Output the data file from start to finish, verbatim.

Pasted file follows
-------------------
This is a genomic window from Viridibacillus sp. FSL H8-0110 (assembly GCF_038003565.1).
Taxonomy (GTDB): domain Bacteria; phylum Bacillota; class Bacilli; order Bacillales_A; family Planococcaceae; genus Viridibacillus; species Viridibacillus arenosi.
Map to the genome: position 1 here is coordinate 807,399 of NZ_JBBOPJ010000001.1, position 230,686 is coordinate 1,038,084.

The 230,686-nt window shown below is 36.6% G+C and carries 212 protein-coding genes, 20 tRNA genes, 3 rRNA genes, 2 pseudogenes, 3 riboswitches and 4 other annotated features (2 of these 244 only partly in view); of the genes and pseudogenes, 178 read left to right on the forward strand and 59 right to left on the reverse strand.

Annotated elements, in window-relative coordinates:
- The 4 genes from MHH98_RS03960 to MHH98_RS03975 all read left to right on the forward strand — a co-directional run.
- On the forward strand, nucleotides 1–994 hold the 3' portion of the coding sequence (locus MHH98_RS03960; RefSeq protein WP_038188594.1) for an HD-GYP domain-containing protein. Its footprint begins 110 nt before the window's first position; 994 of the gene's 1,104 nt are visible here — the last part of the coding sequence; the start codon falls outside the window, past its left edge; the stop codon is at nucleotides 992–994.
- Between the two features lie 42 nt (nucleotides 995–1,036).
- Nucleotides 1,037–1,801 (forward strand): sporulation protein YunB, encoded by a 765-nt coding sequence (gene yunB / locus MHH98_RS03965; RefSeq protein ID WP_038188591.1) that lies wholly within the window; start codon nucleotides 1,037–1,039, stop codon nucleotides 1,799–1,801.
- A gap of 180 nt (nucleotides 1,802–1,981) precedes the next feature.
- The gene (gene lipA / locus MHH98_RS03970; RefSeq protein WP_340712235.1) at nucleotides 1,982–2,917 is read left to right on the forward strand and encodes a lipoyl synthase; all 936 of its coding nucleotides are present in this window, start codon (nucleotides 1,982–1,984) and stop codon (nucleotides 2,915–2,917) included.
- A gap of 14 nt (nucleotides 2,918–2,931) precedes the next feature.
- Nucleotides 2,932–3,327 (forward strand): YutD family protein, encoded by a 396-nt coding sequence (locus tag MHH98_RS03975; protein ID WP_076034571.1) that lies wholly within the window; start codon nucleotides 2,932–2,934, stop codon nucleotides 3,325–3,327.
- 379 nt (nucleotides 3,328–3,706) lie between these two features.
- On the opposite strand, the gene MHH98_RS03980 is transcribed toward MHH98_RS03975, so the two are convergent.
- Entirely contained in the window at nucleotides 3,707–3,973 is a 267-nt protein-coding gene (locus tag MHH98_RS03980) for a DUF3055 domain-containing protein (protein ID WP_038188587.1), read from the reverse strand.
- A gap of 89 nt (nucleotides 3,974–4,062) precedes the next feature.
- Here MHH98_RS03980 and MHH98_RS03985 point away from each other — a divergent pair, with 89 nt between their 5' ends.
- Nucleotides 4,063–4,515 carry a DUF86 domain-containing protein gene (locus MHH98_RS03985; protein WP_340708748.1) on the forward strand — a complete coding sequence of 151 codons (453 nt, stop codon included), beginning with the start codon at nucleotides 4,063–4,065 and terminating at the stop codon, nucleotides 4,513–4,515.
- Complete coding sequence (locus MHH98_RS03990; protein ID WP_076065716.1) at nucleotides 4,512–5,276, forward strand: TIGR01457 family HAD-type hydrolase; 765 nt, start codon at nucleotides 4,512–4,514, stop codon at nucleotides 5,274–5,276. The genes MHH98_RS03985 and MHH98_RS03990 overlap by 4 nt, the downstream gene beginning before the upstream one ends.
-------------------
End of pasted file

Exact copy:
This is a genomic window from Viridibacillus sp. FSL H8-0110 (assembly GCF_038003565.1).
Taxonomy (GTDB): domain Bacteria; phylum Bacillota; class Bacilli; order Bacillales_A; family Planococcaceae; genus Viridibacillus; species Viridibacillus arenosi.
Map to the genome: position 1 here is coordinate 807,399 of NZ_JBBOPJ010000001.1, position 230,686 is coordinate 1,038,084.

The 230,686-nt window shown below is 36.6% G+C and carries 212 protein-coding genes, 20 tRNA genes, 3 rRNA genes, 2 pseudogenes, 3 riboswitches and 4 other annotated features (2 of these 244 only partly in view); of the genes and pseudogenes, 178 read left to right on the forward strand and 59 right to left on the reverse strand.

Annotated elements, in window-relative coordinates:
- The 4 genes from MHH98_RS03960 to MHH98_RS03975 all read left to right on the forward strand — a co-directional run.
- On the forward strand, nucleotides 1–994 hold the 3' portion of the coding sequence (locus MHH98_RS03960; RefSeq protein WP_038188594.1) for an HD-GYP domain-containing protein. Its footprint begins 110 nt before the window's first position; 994 of the gene's 1,104 nt are visible here — the last part of the coding sequence; the start codon falls outside the window, past its left edge; the stop codon is at nucleotides 992–994.
- Between the two features lie 42 nt (nucleotides 995–1,036).
- Nucleotides 1,037–1,801 (forward strand): sporulation protein YunB, encoded by a 765-nt coding sequence (gene yunB / locus MHH98_RS03965; RefSeq protein ID WP_038188591.1) that lies wholly within the window; start codon nucleotides 1,037–1,039, stop codon nucleotides 1,799–1,801.
- A gap of 180 nt (nucleotides 1,802–1,981) precedes the next feature.
- The gene (gene lipA / locus MHH98_RS03970; RefSeq protein WP_340712235.1) at nucleotides 1,982–2,917 is read left to right on the forward strand and encodes a lipoyl synthase; all 936 of its coding nucleotides are present in this window, start codon (nucleotides 1,982–1,984) and stop codon (nucleotides 2,915–2,917) included.
- A gap of 14 nt (nucleotides 2,918–2,931) precedes the next feature.
- Nucleotides 2,932–3,327 (forward strand): YutD family protein, encoded by a 396-nt coding sequence (locus tag MHH98_RS03975; protein ID WP_076034571.1) that lies wholly within the window; start codon nucleotides 2,932–2,934, stop codon nucleotides 3,325–3,327.
- 379 nt (nucleotides 3,328–3,706) lie between these two features.
- On the opposite strand, the gene MHH98_RS03980 is transcribed toward MHH98_RS03975, so the two are convergent.
- Entirely contained in the window at nucleotides 3,707–3,973 is a 267-nt protein-coding gene (locus tag MHH98_RS03980) for a DUF3055 domain-containing protein (protein ID WP_038188587.1), read from the reverse strand.
- A gap of 89 nt (nucleotides 3,974–4,062) precedes the next feature.
- Here MHH98_RS03980 and MHH98_RS03985 point away from each other — a divergent pair, with 89 nt between their 5' ends.
- Nucleotides 4,063–4,515 carry a DUF86 domain-containing protein gene (locus MHH98_RS03985; protein WP_340708748.1) on the forward strand — a complete coding sequence of 151 codons (453 nt, stop codon included), beginning with the start codon at nucleotides 4,063–4,065 and terminating at the stop codon, nucleotides 4,513–4,515.
- Complete coding sequence (locus MHH98_RS03990; protein ID WP_076065716.1) at nucleotides 4,512–5,276, forward strand: TIGR01457 family HAD-type hydrolase; 765 nt, start codon at nucleotides 4,512–4,514, stop codon at nucleotides 5,274–5,276. The genes MHH98_RS03985 and MHH98_RS03990 overlap by 4 nt, the downstream gene beginning before the upstream one ends.